The Los Angeles City Council pushed forward dozens of proposals Tuesday meant to help Angelenos cope with the spread of coronavirus and protect them from its effects, including plans to boost sick leave, enshrine recall rights for workers who are laid off, and provide financial assistance to struggling businesses and tenants.
“This pandemic has touched every corner of the world, and it is increasing at a global scale like we’ve never seen before,” City Council President Nury Martinez said at the beginning of a marathon meeting that lasted into the early evening. “We are in uncharted waters, and it is up to us to make sure we are doing our duty as public servants.”
Martinez asked city staffers to report back on creating an emergency program that would provide at least 14 days of paid sick leave to Angelenos during a public health crisis or major disaster. Los Angeles already requires sick leave for employees working in the city, ensuring that they can accrue and use up to 48 hours of paid leave — six days — per year.
The move is meant to prevent people who have fallen ill from continuing to go to work during the coronavirus pandemic, putting more people at risk of infection. As of Tuesday afternoon, more than 470 people had been confirmed to have contracted COVID-19 in California, leading to 12 deaths in the state.
The crisis has thrown a spotlight on the vast differences in the benefits available to employees depending on where they live and for whom they work. The council voted unanimously to back Martinez’s proposal to boost sick leave, directing city staffers to come up with recommendations that would come back for their approval.
It was one of dozens of new proposals that council members introduced Tuesday in reaction to the COVID-19 pandemic: Los Angeles also moved to loosen a city rule to help homeless people endure the crisis, temporarily allowing tents to stay up during the day. Several council members also proposed an eviction moratorium that could be tighter than that announced by Mayor Eric Garcetti, which must return to the council for final approval.
Council members also introduced new proposals to set up loans and grants for businesses affected by the pandemic and to explore other business assistance such as easing taxes and fees. Early in the meeting, restaurant owner Tricia La Belle addressed the council and said that the shutdown of dine-in service had put her in financial jeopardy.
“I can’t breathe at this moment. My staff is terrified. They’re calling me every day, asking me for money that I can’t provide because there is no income coming into my restaurant,” La Belle said, complaining that many customers were too afraid even to order delivery.
“We’re on the verge of anarchy and putting more people on our streets,” La Belle said. “Please help us.”
One proposal would create a “just cause termination” law that would ensure that any workers who were laid off for economic reasons are discharged in the order of seniority. They would also have recall rights based on seniority. Employers would be barred from permanently terminating workers — banning them from being recalled — without just cause.
Council members also called for more hygiene stations with hand sanitizer on the Metro system, asked staffers to scout for city buildings or lots that could be used as testing sites, and proposed 24-hour access to restrooms in public parks.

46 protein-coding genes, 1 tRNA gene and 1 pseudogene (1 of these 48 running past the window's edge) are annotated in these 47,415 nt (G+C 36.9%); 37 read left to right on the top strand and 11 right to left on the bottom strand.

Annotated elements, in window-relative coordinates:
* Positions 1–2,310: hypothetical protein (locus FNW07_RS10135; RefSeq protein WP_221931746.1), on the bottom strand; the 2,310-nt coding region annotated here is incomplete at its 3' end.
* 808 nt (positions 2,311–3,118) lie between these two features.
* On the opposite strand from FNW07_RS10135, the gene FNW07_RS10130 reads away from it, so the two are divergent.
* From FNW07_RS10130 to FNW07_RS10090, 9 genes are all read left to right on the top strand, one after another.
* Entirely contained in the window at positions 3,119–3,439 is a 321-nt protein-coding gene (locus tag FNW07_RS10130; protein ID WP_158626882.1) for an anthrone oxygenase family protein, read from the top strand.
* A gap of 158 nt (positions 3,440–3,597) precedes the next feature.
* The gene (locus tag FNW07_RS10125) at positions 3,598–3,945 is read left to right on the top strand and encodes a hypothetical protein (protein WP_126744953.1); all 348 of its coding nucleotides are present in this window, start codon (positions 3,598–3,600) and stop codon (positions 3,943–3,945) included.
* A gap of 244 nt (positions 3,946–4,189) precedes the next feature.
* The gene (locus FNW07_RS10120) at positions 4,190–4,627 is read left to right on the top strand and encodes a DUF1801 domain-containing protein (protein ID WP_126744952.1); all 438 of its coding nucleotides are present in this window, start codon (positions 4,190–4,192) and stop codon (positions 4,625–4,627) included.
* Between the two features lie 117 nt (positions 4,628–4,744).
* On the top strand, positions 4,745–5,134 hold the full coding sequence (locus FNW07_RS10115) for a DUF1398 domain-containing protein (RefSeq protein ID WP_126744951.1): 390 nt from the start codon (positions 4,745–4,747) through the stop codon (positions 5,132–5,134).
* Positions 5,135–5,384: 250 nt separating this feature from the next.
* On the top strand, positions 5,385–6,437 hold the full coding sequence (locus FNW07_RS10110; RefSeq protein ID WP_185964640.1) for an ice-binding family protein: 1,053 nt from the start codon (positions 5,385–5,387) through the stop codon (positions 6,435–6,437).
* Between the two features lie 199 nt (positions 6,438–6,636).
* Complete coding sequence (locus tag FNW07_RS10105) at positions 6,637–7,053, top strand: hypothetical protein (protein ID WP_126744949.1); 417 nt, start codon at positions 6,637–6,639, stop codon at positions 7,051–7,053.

Another proposed measure, offered by Councilmen Curren Price and Herb Wesson, would require grocery stores and food delivery services to give their employees time to wash their hands every half hour and ensure that there is free testing for the virus for those employees.
In addition, Councilwoman Monica Rodriguez called for cracking down on street vendors who don’t have health permits selling food. Rodriguez had initially floated a temporary moratorium on all street vending, arguing that it would help protect Angelenos from crowds surrounding vendors during the pandemic, but adjusted her proposal during the meeting.
Council members put forward the new measures and proposals at a Tuesday meeting that was shaped by special efforts to try to ensure social distancing between attendees. The council has pared down the number of meetings scheduled in coming weeks and imposed new measures to limit the number of people gathered in the council chamber.
Martinez had urged Angelenos to watch the meeting remotely on television or streaming video and submit comments electronically. Members of the public were not allowed inside the council chambers, but a tent was erected outside City Hall with a microphone for people who wanted to address the council in person.
Several speakers complained about the setup, arguing it was unfair to the public.
“Keeping the public outside of a public meeting in 52-degree weather with no heaters and no bathrooms is not a pandemic response, it’s oppression!” Sabrina Johnson, a member of the homeless advocacy group KTown for All, told the council from under the tent on Tuesday.
Doug Haines, who sits on two neighborhood councils in Hollywood, was among the people who waited outside City Hall in the chilly weather to speak Tuesday, sitting on plastic chairs that were placed roughly six feet apart.
Haines said he wanted the city to suspend the approval of all real estate development projects that do not otherwise require a city hearing until all neighborhood councils are permitted to meet again and review them.
“I’m afraid we are going to get a wave of approvals without public comment,” Haines said.
Times staff writers Brittny Mejia and Liam Dillon contributed to this report.